Giving Children and Adolescents a Healthy Start Through Nutrition

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By LT Dennis Anderson-Villaluz, MBA, RD, LDN, FAND, nutrition advisor, Office of Disease Prevention and Health Promotion 

Establishing healthy dietary patterns early in life can provide young Americans with the foundation to continue those behaviors throughout later life stages. Unhealthy dietary patterns and inadequate physical activity in children and adolescents ages 2 to 18 contribute to overweight and obesity — as well as increasing the risk of chronic diseases such as type 2 diabetes and heart disease later in life.

Health professionals, parents, caregivers, and guardians are uniquely positioned to guide children during the earlier life stages and give them the opportunity to have a healthy start as they grow. 

Measuring Dietary Quality Through the Healthy Eating Index

The Healthy Eating Index (HEI) measures diet quality based on the Dietary Guidelines on a scale of 0 to 100 — and the scores show that children and adolescents are not meeting the recommendations. The HEI score for children ages 2 to 4 is 61 out of 100. By the time children mature into adolescents (ages 14 to 18), the HEI score drops by 10 points. Compared to younger children, adolescents have lower intakes of vegetables, fruits, and dairy, and higher intake of added sugars.

These unhealthy dietary patterns early in life put Americans at a disadvantage as they transition into adulthood. That’s why it’s so important to support healthy eating habits early in life.

The Bar Chart shows Healthy Eating Index-2015 Scores across 4 age groups within children and adolescents using data from What We Eat In America, NHANES 2015-2016. The maximum total score is 100. Ages 2-4 is highest, 61. Ages 5-8 is 55. Ages 9-13 is 52. Ages 14-18 is lowest, 51.

Encouraging Healthy Eating

The physical, mental, and emotional changes that occur as children transition from pre-school to school age and into adolescence come with diverse opportunities to support a healthy dietary pattern. It’s important for parents, guardians, and caregivers of young children to know that it can take up to 10 exposures before children accept a new type of food.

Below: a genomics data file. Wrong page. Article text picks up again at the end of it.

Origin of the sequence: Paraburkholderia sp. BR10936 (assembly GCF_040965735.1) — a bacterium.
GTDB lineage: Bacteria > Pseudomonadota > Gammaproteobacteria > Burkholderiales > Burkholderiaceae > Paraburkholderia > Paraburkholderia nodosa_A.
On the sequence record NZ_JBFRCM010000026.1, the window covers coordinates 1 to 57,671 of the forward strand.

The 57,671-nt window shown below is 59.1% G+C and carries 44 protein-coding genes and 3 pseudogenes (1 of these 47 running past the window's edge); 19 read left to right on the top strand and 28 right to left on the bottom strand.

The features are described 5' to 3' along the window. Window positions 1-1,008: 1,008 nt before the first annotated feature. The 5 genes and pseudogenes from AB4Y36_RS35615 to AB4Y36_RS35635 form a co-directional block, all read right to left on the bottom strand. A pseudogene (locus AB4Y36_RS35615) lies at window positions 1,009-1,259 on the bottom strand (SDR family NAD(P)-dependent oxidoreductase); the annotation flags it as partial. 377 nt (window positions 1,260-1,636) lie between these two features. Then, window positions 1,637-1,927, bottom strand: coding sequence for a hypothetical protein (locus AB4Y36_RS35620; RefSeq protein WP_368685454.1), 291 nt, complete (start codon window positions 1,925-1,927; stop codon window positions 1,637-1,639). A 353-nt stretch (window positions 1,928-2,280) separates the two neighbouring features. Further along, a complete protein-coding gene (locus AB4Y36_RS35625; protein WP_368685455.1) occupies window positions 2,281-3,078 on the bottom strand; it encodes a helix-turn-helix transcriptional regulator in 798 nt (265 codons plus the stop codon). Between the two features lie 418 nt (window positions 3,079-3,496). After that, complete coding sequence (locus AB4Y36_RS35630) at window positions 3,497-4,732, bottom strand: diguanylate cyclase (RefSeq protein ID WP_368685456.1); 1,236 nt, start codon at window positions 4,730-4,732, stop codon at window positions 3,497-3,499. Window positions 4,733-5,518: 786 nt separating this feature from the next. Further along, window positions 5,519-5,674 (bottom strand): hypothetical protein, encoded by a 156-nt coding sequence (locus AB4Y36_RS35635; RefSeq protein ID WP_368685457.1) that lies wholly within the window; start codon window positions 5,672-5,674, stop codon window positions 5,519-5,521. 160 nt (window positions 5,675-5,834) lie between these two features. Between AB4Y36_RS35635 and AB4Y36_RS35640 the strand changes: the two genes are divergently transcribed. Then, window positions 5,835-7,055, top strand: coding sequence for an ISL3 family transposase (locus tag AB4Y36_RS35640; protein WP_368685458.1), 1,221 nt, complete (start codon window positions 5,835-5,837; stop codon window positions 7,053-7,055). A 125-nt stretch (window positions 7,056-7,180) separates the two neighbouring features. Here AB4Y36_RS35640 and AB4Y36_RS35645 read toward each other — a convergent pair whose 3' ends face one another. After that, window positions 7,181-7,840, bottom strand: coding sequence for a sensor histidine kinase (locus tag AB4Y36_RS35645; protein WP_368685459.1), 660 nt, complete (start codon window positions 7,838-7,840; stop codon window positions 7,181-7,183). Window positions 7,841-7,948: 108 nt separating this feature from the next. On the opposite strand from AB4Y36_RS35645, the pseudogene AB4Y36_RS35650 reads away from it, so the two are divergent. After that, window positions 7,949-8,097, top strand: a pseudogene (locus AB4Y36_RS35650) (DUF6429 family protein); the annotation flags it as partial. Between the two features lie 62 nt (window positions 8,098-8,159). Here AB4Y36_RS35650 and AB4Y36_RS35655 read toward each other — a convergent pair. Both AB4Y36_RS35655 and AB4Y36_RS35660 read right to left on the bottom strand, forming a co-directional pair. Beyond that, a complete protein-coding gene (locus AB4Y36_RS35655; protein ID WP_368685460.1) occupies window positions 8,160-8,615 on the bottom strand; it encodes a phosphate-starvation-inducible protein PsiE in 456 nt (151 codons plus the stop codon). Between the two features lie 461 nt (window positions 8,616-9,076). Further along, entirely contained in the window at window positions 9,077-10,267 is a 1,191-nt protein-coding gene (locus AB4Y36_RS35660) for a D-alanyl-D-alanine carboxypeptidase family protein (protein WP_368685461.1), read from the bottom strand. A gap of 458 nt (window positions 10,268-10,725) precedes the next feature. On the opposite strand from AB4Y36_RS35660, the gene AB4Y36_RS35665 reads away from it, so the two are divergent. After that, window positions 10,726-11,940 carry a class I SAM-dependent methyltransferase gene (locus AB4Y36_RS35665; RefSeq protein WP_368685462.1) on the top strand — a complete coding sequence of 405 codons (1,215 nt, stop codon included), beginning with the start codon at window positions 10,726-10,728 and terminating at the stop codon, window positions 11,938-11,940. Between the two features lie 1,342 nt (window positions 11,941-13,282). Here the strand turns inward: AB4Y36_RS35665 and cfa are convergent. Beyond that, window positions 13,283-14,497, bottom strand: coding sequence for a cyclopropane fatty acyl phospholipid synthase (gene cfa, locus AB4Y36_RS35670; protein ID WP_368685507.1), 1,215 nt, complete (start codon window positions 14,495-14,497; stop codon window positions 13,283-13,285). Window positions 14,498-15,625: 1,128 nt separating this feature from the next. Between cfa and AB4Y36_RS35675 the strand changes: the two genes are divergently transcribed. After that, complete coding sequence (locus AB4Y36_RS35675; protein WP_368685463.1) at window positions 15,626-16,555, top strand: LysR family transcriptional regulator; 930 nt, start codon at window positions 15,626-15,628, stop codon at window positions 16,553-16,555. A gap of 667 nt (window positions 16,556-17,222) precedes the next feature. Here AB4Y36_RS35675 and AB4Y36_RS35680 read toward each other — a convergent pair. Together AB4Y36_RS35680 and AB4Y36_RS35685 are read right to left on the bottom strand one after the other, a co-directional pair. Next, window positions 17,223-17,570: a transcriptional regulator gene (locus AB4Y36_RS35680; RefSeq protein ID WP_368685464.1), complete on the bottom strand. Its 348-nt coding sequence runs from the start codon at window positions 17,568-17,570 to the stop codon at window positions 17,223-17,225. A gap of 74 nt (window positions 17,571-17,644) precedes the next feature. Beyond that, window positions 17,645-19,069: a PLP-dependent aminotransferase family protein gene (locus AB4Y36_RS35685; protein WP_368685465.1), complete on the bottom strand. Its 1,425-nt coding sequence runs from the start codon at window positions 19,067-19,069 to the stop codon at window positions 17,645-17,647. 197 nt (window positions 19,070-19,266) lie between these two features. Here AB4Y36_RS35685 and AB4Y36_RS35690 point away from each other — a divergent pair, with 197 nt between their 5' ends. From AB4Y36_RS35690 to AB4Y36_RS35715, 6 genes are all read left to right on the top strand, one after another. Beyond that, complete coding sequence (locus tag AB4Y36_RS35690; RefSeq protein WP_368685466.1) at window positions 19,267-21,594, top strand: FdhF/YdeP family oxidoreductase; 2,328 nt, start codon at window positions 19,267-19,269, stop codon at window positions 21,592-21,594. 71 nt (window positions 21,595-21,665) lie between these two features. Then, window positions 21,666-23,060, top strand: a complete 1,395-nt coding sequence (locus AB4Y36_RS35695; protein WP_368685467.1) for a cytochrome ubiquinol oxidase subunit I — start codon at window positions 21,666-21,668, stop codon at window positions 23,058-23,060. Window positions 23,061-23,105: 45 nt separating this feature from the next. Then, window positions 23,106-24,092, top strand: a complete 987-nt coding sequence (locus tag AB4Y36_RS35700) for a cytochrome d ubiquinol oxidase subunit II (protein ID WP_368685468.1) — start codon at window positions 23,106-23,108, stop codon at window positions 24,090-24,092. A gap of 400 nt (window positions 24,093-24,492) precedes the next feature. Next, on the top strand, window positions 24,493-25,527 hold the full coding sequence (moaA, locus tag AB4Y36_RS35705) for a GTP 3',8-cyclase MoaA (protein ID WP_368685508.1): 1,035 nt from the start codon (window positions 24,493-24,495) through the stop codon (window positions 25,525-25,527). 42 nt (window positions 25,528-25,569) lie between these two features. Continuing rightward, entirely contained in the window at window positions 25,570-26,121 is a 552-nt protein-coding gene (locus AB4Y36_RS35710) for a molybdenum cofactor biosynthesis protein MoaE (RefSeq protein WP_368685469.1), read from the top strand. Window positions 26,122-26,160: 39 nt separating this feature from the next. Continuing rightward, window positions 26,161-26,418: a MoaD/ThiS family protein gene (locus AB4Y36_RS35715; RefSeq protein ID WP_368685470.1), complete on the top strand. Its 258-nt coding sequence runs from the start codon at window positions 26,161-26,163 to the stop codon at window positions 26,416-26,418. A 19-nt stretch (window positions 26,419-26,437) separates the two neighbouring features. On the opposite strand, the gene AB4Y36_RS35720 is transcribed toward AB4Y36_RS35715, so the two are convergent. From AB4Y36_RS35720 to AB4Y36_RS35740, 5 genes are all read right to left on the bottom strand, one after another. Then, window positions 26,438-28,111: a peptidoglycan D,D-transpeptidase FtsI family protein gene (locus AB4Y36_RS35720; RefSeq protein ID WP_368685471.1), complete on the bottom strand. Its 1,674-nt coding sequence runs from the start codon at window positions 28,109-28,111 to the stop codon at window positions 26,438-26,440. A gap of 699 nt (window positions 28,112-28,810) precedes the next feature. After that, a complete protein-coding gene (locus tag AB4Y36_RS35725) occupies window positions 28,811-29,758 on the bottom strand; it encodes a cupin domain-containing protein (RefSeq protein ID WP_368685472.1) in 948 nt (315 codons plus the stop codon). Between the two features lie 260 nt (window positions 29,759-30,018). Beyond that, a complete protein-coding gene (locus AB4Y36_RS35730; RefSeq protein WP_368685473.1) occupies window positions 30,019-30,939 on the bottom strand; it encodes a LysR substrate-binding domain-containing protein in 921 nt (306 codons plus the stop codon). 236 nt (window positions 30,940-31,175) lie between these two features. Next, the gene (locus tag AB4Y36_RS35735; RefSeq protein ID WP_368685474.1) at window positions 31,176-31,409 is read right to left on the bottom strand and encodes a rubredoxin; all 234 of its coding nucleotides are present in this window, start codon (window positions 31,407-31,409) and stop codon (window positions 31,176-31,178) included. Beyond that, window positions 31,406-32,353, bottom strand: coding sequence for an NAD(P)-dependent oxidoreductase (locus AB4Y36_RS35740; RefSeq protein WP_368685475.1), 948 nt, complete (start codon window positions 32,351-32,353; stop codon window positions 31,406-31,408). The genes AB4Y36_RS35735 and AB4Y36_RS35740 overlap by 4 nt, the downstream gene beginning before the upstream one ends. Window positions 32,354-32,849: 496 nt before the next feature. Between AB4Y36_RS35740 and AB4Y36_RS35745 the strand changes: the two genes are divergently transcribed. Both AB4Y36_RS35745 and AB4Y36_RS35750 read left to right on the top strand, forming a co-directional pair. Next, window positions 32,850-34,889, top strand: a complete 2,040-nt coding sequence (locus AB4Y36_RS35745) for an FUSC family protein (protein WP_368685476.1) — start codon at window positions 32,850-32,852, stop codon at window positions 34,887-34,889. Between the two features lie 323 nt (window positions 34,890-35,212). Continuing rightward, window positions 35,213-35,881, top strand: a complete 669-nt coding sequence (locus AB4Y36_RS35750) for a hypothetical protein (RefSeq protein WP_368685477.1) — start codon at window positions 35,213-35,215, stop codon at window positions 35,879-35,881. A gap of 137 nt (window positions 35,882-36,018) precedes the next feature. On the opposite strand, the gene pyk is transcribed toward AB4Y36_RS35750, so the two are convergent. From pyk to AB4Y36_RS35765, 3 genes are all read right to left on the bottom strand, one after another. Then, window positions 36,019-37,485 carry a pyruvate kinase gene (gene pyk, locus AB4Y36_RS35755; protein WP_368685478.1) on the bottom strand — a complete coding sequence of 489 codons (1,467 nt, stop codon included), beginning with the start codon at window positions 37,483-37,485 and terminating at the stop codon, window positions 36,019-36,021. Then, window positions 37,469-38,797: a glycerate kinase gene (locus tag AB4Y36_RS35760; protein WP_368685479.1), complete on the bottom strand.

Some strategies to increase food acceptance include:

  • Offering vegetables in different forms, such as cooked or raw
  • Cutting fruits and vegetables into small, bite-sized pieces
  • Pairing fruits or vegetables with a food the child enjoys, such as yogurt or peanut butter 

Since children’s dietary patterns often resemble those of their household, there are multiple strategies that health professionals can share to support families.

  • Shared meals Early in childhood, shared meals have a tremendous impact on modeling healthy eating behaviors and dietary practices. Making nutrient-dense foods and beverages part of the normal household meal routine helps children observe and learn healthy behaviors that extend into adolescences and adulthood. Home meals also provide an opportunity for repeated exposure to a variety of new foods. 
  • Snacks Promoting nutrient-dense foods for snacks, such as fruits and vegetables, can go a long way in shaping a child’s diet. For example, carrot sticks and hummus or apple slices and peanut butter are better snack options than chips, crackers, or cookies. Parents and caregivers can prepare healthy snacks such as pre-cut vegetables in advance, so that they’re easy for children to grab and eat.
  • Meal decisions — Parents and caregivers can involve and guide children in age-appropriate meal decisions, as well as involve them in food shopping and cooking. When children feel more empowered in their food choices, they start to learn how to independently make healthy choices. This strategy can also apply when eating at restaurants or ordering delivery.
  • Beverage selection — Decreasing consumption of sugar-sweetened beverages will help children and adolescents reduce their intake of added sugars and achieve a healthy dietary pattern. Beverages that contain no added sugars should be the primary choice. These include water and unsweetened fat-free or low-fat milk (including low-lactose or lactose-free options and fortified soy beverages). Fruit juice with no added sugars is also an option within recommended amounts.

Find Resources for Building Healthy Eating Habits

Youth have diverse calorie and nutrient needs based on age and patterns of growth, development, and physical activity. As guardians and health professionals support children to incorporate healthy eating strategies at home, it’s important to reinforce the impact of early dietary behaviors on future life stages. After all, every parent, guardian, or caregiver wants their children to have the best chance of success as they grow older.

There are additional materials that you can use to reinforce these messages:

Categories: health.gov Blog
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